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Weekend Roundup, Part 2

Two female statues from the 4th century BC have been discovered near the Athens airport.

The removal of two millennia of detritus has revealed the beautiful colors of the temple of Esna.

More than 13 types of inscriptions from various civilizations are known in the Arabian Peninsula.

The Antiquarium at Pompeii has now been reopened permanently.

A remorseful thief returned some fake coins he stole from the Paestum museum.

National Geographic has a feature on what may have been the Roman empire’s most enduring contribution: a road network covering more than 200,000 miles.

CSNTM has announced a brand new manuscript viewer.

Smithsonian Magazine: Who Invented the Alphabet?

Judeans in Babylonia: A Study of Deportees in the Sixth and Fifth Centuries BCE, by Tero Alstola, published by Brill in 2019 in Culture and History of the Ancient Near East series. Available for free as a pdf.

Reviewed: Libraries before Alexandria: Ancient Near Eastern Traditions, by Kim Ryholt and Gojko Barjamovic.

Sinclair Hood, best known for his excavation of the Minoan Palace of Knossos, has died just shy of his 104th birthday.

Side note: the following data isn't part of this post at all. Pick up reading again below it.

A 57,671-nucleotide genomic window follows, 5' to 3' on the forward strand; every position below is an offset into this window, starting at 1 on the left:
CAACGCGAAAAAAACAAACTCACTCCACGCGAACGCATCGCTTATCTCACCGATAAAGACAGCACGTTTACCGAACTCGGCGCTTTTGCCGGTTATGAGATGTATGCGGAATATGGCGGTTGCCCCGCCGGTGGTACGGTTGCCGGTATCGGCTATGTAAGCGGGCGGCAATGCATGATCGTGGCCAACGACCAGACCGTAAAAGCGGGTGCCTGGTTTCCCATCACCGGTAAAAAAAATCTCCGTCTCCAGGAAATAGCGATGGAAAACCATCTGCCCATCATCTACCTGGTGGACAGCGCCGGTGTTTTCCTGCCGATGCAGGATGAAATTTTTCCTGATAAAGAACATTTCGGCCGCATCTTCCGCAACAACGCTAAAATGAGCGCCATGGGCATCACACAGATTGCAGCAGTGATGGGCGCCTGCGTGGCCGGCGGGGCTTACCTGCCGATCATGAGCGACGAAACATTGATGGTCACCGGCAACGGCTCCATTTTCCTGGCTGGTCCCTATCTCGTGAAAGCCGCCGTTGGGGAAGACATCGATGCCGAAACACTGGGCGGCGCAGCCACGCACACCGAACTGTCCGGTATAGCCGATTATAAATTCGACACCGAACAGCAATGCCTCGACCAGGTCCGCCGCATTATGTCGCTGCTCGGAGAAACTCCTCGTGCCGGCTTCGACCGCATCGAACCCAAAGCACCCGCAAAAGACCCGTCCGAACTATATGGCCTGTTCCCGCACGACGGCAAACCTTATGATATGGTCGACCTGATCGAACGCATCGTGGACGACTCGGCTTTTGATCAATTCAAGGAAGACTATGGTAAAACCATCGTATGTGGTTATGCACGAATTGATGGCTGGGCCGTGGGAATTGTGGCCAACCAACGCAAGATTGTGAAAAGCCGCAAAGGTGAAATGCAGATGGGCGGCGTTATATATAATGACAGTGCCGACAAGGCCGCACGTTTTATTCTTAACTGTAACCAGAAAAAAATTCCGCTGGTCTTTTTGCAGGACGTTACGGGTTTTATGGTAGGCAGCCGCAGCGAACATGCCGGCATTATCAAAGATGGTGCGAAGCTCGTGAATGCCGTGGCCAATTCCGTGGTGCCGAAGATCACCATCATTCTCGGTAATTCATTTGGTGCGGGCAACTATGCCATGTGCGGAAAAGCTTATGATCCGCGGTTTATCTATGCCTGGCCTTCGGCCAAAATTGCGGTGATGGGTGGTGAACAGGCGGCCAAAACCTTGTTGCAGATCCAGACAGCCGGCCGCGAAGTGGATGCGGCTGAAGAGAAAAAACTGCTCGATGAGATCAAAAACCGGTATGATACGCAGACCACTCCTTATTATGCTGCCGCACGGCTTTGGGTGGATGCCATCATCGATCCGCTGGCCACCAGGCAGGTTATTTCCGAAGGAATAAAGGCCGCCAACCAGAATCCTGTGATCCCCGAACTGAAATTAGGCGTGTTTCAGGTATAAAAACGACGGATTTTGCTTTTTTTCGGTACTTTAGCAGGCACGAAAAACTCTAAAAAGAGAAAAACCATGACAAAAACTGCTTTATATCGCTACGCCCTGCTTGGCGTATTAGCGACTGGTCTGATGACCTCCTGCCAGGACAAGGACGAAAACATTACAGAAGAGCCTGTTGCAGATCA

I join John DeLancey to talk about the Top 10 Archaeological Discoveries of 2020. This interview builds on a list I wrote, but with added commentary and a few photos.

HT: Agade, Ted Weis, Joseph Lauer, Arne Halbakken, Mark Hoffman, Explorator

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2 thoughts on “Weekend Roundup, Part 2

  1. Thanks for the “royal” shout-out in John DeLancey’s excellent video, & especially for mentioning “tithes to the LORD”! Woo-hoo! I posted this comment to clarify the reports: The publicized headline about “more than 120” found is a little misleading. More than 120 impressed handles were found, representing multiple genres spanning several centuries, not just Judahites. The exact quantity hasn’t been published yet, as this was only a preliminary announcement, but the original IAA press release stated that the majority (i.e., >60) were LMLKs. Note also that at least one LMLK was found nearby with the cache of capitals at Armon Hanatziv.

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About the BiblePlaces Blog

The BiblePlaces Blog provides updates and analysis of the latest in biblical archaeology, history, and geography. Unless otherwise noted, the posts are written by Todd Bolen, PhD, Professor of Biblical Studies at The Master’s University.

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